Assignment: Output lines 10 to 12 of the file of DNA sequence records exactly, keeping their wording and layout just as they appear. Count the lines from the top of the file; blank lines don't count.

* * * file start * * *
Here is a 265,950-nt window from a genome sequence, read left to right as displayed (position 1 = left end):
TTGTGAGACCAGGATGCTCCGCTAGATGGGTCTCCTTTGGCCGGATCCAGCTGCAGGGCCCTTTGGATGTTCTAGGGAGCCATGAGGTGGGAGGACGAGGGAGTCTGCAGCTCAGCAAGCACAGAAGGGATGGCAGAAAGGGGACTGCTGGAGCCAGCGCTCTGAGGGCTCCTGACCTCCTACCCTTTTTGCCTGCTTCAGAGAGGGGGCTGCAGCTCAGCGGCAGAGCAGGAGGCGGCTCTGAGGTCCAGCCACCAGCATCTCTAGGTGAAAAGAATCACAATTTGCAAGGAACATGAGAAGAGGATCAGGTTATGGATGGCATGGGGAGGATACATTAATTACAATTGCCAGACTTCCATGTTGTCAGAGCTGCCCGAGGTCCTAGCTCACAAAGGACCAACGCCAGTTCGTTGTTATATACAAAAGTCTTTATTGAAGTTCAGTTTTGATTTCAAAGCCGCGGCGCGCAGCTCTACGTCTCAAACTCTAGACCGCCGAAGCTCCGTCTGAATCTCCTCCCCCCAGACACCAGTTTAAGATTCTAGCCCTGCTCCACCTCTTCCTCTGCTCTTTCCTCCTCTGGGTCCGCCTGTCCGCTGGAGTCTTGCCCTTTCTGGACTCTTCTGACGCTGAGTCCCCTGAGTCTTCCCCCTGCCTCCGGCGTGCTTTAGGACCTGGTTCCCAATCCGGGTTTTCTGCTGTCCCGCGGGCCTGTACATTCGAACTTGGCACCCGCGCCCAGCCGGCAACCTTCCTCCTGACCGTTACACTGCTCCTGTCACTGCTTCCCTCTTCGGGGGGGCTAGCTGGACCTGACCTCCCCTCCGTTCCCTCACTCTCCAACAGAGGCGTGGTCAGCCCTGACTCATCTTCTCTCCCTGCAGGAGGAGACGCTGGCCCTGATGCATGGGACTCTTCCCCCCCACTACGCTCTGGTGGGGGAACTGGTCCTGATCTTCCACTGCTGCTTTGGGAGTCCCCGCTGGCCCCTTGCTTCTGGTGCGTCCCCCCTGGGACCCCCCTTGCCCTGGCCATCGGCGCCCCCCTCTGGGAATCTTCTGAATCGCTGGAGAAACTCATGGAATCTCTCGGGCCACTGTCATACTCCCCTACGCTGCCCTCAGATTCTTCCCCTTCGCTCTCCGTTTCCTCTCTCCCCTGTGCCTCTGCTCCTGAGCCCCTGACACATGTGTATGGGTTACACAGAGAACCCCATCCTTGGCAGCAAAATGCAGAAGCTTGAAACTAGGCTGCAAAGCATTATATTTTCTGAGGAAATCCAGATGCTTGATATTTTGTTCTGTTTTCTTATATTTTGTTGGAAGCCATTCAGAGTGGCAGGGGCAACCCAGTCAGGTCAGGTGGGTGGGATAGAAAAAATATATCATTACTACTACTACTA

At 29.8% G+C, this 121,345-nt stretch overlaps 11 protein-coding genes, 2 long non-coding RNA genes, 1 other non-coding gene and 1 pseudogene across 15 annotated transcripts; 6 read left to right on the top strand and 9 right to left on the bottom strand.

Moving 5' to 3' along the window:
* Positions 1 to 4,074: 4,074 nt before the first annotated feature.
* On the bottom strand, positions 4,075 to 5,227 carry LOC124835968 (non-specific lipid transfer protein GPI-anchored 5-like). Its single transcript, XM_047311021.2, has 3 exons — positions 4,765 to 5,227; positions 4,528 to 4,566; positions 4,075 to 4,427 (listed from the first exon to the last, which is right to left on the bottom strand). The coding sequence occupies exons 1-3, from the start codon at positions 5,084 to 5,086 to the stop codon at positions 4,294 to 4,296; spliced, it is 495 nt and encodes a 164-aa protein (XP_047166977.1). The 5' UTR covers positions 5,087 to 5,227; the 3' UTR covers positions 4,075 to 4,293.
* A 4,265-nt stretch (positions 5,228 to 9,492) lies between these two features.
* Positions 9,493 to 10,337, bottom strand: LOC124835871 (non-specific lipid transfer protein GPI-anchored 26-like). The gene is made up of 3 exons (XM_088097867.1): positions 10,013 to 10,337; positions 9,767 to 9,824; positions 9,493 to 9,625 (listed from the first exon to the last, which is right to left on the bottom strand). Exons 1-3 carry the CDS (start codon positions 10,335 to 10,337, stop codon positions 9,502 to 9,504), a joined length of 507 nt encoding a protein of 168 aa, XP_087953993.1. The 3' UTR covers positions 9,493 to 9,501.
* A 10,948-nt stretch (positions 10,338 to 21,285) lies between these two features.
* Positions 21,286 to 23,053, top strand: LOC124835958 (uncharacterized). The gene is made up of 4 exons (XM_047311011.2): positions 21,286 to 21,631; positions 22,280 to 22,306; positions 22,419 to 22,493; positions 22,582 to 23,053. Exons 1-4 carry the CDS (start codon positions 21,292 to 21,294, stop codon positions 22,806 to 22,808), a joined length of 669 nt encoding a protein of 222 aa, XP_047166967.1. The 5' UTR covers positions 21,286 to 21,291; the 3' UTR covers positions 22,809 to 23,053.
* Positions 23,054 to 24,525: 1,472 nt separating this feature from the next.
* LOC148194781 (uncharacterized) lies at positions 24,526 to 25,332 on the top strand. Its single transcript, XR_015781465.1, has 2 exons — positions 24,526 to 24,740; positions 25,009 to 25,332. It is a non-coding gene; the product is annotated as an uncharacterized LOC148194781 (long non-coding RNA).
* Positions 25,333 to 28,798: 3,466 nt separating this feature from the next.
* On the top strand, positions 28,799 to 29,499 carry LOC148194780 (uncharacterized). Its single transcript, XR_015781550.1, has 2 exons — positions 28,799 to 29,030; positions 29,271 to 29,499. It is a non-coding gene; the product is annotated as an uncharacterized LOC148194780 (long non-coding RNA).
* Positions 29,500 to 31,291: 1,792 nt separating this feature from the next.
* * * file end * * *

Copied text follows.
* Positions 21,286 to 23,053, top strand: LOC124835958 (uncharacterized). The gene is made up of 4 exons (XM_047311011.2): positions 21,286 to 21,631; positions 22,280 to 22,306; positions 22,419 to 22,493; positions 22,582 to 23,053. Exons 1-4 carry the CDS (start codon positions 21,292 to 21,294, stop codon positions 22,806 to 22,808), a joined length of 669 nt encoding a protein of 222 aa, XP_047166967.1. The 5' UTR covers positions 21,286 to 21,291; the 3' UTR covers positions 22,809 to 23,053.
* Positions 23,054 to 24,525: 1,472 nt separating this feature from the next.
* LOC148194781 (uncharacterized) lies at positions 24,526 to 25,332 on the top strand. Its single transcript, XR_015781465.1, has 2 exons — positions 24,526 to 24,740; positions 25,009 to 25,332. It is a non-coding gene; the product is annotated as an uncharacterized LOC148194781 (long non-coding RNA).